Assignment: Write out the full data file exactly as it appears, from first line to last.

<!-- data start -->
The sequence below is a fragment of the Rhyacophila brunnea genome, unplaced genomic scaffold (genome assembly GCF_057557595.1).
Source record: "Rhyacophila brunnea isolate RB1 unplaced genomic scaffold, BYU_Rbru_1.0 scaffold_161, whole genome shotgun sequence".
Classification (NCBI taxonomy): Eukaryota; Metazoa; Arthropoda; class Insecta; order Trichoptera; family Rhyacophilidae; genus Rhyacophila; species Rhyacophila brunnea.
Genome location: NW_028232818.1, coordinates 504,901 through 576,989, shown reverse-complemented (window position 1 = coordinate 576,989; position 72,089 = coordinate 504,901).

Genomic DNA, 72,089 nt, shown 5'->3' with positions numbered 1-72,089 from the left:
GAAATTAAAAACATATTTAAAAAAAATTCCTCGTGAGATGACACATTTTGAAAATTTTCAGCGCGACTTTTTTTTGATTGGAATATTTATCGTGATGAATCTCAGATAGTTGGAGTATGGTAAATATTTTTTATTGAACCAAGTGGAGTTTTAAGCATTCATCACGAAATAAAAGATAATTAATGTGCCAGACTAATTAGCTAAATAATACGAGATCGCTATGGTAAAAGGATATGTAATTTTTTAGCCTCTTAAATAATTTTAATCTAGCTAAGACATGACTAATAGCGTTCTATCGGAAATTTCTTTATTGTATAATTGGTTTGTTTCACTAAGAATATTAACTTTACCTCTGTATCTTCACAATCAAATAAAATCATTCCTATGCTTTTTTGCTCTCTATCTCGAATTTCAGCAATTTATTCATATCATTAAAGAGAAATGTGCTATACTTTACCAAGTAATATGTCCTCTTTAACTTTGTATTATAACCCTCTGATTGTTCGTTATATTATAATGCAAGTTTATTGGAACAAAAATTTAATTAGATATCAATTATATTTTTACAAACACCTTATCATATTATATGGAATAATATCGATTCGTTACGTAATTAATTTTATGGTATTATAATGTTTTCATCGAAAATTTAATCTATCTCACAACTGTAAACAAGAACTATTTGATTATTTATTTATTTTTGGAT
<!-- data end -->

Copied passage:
The sequence below is a fragment of the Rhyacophila brunnea genome, unplaced genomic scaffold (genome assembly GCF_057557595.1).
Source record: "Rhyacophila brunnea isolate RB1 unplaced genomic scaffold, BYU_Rbru_1.0 scaffold_161, whole genome shotgun sequence".
Classification (NCBI taxonomy): Eukaryota; Metazoa; Arthropoda; class Insecta; order Trichoptera; family Rhyacophilidae; genus Rhyacophila; species Rhyacophila brunnea.
Genome location: NW_028232818.1, coordinates 504,901 through 576,989, shown reverse-complemented (window position 1 = coordinate 576,989; position 72,089 = coordinate 504,901).

Genomic DNA, 72,089 nt, shown 5'->3' with positions numbered 1-72,089 from the left:
GAAATTAAAAACATATTTAAAAAAAATTCCTCGTGAGATGACACATTTTGAAAATTTTCAGCGCGACTTTTTTTTGATTGGAATATTTATCGTGATGAATCTCAGATAGTTGGAGTATGGTAAATATTTTTTATTGAACCAAGTGGAGTTTTAAGCATTCATCACGAAATAAAAGATAATTAATGTGCCAGACTAATTAGCTAAATAATACGAGATCGCTATGGTAAAAGGATATGTAATTTTTTAGCCTCTTAAATAATTTTAATCTAGCTAAGACATGACTAATAGCGTTCTATCGGAAATTTCTTTATTGTATAATTGGTTTGTTTCACTAAGAATATTAACTTTACCTCTGTATCTTCACAATCAAATAAAATCATTCCTATGCTTTTTTGCTCTCTATCTCGAATTTCAGCAATTTATTCATATCATTAAAGAGAAATGTGCTATACTTTACCAAGTAATATGTCCTCTTTAACTTTGTATTATAACCCTCTGATTGTTCGTTATATTATAATGCAAGTTTATTGGAACAAAAATTTAATTAGATATCAATTATATTTTTACAAACACCTTATCATATTATATGGAATAATATCGATTCGTTACGTAATTAATTTTATGGTATTATAATGTTTTCATCGAAAATTTAATCTATCTCACAACTGTAAACAAGAACTATTTGATTATTTATTTATTTTTGGAT